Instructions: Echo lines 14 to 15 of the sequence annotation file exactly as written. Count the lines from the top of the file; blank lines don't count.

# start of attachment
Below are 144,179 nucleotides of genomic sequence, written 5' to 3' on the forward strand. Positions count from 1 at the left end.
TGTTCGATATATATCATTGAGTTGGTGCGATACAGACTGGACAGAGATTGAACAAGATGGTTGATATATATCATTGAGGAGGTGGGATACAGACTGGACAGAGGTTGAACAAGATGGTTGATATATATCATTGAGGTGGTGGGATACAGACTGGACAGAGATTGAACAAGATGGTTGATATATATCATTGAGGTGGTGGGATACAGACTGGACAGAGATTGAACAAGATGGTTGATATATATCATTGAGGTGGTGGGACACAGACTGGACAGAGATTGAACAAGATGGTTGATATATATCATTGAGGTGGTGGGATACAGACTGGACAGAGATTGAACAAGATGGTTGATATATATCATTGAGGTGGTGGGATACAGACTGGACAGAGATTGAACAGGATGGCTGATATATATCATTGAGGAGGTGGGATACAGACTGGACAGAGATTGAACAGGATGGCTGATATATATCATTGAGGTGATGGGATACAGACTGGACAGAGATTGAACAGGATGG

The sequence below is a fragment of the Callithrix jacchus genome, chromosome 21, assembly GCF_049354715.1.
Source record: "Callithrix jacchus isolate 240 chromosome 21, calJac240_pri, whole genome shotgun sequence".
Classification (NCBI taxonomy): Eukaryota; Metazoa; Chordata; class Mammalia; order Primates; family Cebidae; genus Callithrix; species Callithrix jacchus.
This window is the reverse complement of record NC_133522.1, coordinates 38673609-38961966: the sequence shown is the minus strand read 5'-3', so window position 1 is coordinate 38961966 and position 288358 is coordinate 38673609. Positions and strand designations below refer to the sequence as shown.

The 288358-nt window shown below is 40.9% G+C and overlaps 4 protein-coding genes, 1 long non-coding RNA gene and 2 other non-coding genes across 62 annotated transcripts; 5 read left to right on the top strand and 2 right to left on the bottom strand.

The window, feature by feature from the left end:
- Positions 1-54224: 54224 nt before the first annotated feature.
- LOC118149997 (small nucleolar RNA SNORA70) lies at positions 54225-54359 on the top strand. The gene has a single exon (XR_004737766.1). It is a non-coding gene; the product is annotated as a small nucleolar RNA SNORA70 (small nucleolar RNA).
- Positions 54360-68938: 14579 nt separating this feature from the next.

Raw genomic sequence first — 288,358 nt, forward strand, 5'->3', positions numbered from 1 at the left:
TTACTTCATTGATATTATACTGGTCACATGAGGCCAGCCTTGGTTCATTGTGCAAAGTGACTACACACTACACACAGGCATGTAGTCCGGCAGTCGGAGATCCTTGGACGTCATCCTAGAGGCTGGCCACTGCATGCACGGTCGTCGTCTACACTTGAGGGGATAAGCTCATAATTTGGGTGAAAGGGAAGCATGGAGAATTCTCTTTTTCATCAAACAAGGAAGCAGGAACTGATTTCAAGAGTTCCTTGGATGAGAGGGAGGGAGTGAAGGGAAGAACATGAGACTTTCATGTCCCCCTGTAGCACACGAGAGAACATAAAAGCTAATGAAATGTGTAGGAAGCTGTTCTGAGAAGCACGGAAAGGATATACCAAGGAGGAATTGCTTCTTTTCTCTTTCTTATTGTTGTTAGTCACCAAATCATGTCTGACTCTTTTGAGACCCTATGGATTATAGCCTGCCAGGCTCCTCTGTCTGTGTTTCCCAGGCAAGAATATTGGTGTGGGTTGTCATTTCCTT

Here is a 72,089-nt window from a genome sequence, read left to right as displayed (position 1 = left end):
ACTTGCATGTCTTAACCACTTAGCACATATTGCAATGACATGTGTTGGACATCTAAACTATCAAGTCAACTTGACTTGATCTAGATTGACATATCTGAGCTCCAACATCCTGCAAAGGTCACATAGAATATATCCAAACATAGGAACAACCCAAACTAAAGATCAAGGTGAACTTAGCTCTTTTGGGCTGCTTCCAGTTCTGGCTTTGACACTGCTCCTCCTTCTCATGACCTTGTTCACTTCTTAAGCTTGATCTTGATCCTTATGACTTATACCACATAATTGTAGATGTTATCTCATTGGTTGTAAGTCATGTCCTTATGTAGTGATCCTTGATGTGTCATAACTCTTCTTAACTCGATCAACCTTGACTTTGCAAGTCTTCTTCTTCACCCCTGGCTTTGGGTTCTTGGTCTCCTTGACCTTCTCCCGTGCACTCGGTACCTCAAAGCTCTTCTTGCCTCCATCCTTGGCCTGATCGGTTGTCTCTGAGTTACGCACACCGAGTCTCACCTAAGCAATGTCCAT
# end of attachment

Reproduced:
Here is a 72,089-nt window from a genome sequence, read left to right as displayed (position 1 = left end):
ACTTGCATGTCTTAACCACTTAGCACATATTGCAATGACATGTGTTGGACATCTAAACTATCAAGTCAACTTGACTTGATCTAGATTGACATATCTGAGCTCCAACATCCTGCAAAGGTCACATAGAATATATCCAAACATAGGAACAACCCAAACTAAAGATCAAGGTGAACTTAGCTCTTTTGGGCTGCTTCCAGTTCTGGCTTTGACACTGCTCCTCCTTCTCATGACCTTGTTCACTTCTTAAGCTTGATCTTGATCCTTATGACTTATACCACATAATTGTAGATGTTATCTCATTGGTTGTAAGTCATGTCCTTATGTAGTGATCCTTGATGTGTCATAACTCTTCTTAACTCGATCAACCTTGACTTTGCAAGTCTTCTTCTTCACCCCTGGCTTTGGGTTCTTGGTCTCCTTGACCTTCTCCCGTGCACTCGGTACCTCAAAGCTCTTCTTGCCTCCATCCTTGGCCTGATCGGTTGTCTCTGAGTTACGCACACCGAGTCTCACCTAAGCAATGTCCAT